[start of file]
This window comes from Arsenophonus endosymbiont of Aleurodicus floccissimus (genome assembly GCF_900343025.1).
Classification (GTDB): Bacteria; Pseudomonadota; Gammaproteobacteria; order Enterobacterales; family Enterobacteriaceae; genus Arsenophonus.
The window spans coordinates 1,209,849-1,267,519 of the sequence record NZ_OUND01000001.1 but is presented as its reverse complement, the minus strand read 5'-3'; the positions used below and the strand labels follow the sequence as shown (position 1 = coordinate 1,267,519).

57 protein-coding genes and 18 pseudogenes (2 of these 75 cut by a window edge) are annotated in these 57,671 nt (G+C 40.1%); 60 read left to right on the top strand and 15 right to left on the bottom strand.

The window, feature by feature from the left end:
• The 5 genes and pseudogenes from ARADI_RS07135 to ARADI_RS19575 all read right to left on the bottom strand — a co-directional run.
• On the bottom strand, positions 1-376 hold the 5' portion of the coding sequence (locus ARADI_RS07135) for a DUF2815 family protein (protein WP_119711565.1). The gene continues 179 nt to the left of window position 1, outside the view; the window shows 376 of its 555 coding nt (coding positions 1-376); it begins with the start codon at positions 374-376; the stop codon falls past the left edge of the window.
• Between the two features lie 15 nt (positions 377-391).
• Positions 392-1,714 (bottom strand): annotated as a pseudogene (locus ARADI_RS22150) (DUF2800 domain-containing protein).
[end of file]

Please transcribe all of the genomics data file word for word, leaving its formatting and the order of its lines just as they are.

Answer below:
This window comes from Arsenophonus endosymbiont of Aleurodicus floccissimus (genome assembly GCF_900343025.1).
Classification (GTDB): Bacteria; Pseudomonadota; Gammaproteobacteria; order Enterobacterales; family Enterobacteriaceae; genus Arsenophonus.
The window spans coordinates 1,209,849-1,267,519 of the sequence record NZ_OUND01000001.1 but is presented as its reverse complement, the minus strand read 5'-3'; the positions used below and the strand labels follow the sequence as shown (position 1 = coordinate 1,267,519).

57 protein-coding genes and 18 pseudogenes (2 of these 75 cut by a window edge) are annotated in these 57,671 nt (G+C 40.1%); 60 read left to right on the top strand and 15 right to left on the bottom strand.

The window, feature by feature from the left end:
• The 5 genes and pseudogenes from ARADI_RS07135 to ARADI_RS19575 all read right to left on the bottom strand — a co-directional run.
• On the bottom strand, positions 1-376 hold the 5' portion of the coding sequence (locus ARADI_RS07135) for a DUF2815 family protein (protein WP_119711565.1). The gene continues 179 nt to the left of window position 1, outside the view; the window shows 376 of its 555 coding nt (coding positions 1-376); it begins with the start codon at positions 374-376; the stop codon falls past the left edge of the window.
• Between the two features lie 15 nt (positions 377-391).
• Positions 392-1,714 (bottom strand): annotated as a pseudogene (locus ARADI_RS22150) (DUF2800 domain-containing protein).